THE federal government has rejected an application from an Indigenous group requesting works on the Buangor Western Highway duplication to cease.
The Djab Wurring Heritage Protection Embassy sought protection of an area between Ararat to Buangor where it believed sacred trees were present.
Activists have been camped at the site since June 2018 due to Aboriginal heritage concerns.
Works were suspended in August at the request of the Federal Department of Environment and Energy in order to undertake an assessment of the area’s cultural heritage.
A Federal Department of Environment and Energy spokesperson said former Environment Minister Josh Frydenberg received the application in June under the Aboriginal and Torres Strait Islander Heritage Protection Act.
The spokesperson said Mr Frydenberg appointed a reporter to write a comprehensive report of matters detailed in the Act.
“This report has been completed and submitted to the Department of the Environment and Energy and was provided to the Environment Minister. The report provided the Minister with a thorough understanding of the decision-making context with regard to the applications,” they said.
“The Environment Minister wrote to the relevant Victorian Ministers under section 13 of the Act to seek their views on whether there is effective protection of the area and objects under state legislation.
“Roads and Road Safety Minister Luke Donnellan responded to the Environment Minster’s letter on October 30. In this letter, Mr Donnellan stated that he was satisfied that there is effective protection of Aboriginal cultural heritage in the area. The Minister decided not to make a declaration to protect the area or objects on December 19.”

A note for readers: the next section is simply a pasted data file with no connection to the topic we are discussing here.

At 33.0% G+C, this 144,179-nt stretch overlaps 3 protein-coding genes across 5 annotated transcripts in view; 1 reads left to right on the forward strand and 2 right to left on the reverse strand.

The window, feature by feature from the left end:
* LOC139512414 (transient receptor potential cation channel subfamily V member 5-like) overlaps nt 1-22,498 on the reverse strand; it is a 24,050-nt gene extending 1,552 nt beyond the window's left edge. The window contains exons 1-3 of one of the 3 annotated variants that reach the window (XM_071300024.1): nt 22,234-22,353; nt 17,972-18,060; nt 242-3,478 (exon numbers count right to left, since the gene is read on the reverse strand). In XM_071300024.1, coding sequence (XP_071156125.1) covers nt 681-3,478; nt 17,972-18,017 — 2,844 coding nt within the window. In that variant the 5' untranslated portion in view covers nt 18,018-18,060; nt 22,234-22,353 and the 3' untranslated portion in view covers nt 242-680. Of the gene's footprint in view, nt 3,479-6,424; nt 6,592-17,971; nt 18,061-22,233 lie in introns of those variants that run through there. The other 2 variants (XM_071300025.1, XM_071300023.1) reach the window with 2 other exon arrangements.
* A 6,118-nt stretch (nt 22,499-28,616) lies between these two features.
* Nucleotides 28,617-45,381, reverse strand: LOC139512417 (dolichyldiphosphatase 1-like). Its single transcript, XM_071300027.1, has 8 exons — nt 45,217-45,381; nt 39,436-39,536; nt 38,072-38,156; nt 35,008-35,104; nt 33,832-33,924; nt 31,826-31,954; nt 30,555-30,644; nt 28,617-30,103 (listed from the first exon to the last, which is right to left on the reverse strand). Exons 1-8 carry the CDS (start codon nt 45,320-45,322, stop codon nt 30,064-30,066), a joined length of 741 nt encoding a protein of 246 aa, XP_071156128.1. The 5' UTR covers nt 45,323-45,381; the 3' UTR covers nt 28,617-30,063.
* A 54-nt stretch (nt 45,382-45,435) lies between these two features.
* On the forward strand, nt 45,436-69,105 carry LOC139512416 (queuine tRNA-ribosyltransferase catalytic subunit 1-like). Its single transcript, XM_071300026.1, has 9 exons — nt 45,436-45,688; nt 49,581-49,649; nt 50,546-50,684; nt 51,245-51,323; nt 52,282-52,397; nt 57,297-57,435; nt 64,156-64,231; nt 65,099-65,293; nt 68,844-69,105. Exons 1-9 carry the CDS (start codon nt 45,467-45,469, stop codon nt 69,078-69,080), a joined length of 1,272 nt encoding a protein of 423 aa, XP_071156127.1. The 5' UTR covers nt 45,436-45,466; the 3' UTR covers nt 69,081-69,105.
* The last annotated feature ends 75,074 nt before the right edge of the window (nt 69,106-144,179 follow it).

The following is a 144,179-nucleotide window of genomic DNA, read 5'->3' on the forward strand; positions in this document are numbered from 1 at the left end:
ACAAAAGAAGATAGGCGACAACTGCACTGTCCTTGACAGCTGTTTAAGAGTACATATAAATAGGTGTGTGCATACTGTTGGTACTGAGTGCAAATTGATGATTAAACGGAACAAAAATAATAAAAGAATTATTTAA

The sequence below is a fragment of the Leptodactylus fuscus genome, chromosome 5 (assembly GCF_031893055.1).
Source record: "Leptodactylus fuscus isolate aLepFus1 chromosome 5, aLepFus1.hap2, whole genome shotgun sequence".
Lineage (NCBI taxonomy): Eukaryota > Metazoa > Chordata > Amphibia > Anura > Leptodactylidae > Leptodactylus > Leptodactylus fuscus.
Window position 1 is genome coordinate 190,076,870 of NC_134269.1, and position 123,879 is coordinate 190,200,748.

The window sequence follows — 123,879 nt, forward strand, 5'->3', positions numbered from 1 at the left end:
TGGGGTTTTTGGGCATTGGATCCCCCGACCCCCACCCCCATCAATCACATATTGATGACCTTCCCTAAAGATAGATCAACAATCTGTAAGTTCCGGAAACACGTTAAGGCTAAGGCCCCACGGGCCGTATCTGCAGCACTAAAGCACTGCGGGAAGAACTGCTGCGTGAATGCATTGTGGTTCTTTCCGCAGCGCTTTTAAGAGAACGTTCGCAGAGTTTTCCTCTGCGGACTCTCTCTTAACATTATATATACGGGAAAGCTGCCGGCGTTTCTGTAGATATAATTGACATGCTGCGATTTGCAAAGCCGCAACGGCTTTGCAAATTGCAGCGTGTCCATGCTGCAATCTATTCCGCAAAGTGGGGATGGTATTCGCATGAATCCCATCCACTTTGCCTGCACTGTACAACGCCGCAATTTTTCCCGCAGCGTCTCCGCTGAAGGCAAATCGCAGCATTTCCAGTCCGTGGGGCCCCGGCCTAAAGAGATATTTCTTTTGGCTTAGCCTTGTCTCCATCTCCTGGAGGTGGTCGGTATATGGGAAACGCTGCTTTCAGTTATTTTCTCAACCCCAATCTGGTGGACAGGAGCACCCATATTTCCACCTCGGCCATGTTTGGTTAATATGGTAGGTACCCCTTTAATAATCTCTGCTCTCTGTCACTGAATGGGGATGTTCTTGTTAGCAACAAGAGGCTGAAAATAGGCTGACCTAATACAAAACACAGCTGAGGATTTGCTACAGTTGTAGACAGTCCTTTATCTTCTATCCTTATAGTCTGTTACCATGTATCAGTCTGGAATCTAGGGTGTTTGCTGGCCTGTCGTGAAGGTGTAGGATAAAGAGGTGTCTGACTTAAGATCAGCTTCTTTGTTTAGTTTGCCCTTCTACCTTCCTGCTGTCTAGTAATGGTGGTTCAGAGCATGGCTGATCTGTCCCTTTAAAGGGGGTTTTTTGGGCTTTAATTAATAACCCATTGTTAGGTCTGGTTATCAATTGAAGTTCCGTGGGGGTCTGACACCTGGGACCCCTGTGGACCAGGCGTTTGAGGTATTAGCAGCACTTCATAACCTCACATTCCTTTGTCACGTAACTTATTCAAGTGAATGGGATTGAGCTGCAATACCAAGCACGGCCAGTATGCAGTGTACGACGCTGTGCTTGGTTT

The spokesperson said Mr Donellan’s decision not to make a declaration was on the basis of the significant road safety upgrades.
“In further support of this decision, the Major Road Projects Authority committed to avoiding one tree and to undertake further consultations, which could result in the avoidance of other trees,” they said.
“The heritage significance of the area and objects to Aboriginal people, the level of threat, and effect of such of declaration were all carefully considered by the Minister in making this decision.”
In December Aboriginal Elder Aunty Sandra Onus said it was critical to protect the Indigenous culture and heritage in the area.
“I can't understand that they would want to destroy something so ancient that belongs to us, especially as pertains to our birthing trees,” Aunty Sandra said.
“We can’t stop the highway from going through but where we can avoid losing the trees we should. I agree we need highway - I'm not against progress.”
The Buangor bypass is part of the $672.3 million duplication of Western Highway between Ballarat and Stawell.
Major Road Projects Victoria development and performance director Andrew Williams said the organisation had not yet made a decision regarding the government’s stance.
“We're taking the time needed to fully consider the decision by the federal government and what it means for the delivery of this stage of the Western Highway Duplication,” he said.
In a statement from Major Road Projects Victoria, a spokesperson said a project team had worked closely with the Djab Wurrung community for “several years”.
“Major Road Projects Victoria received notification in early January from the Department of the Environment and Energy that no protection declaration would be made on an area known as Djab Wurrung Country,” they said.
“More detail as to the reasoning behind the decision is expected from the federal government in the coming weeks. In light of the decision our next steps will be to review project delivery requirements and timelines and until then works will remain suspended.”
More to come.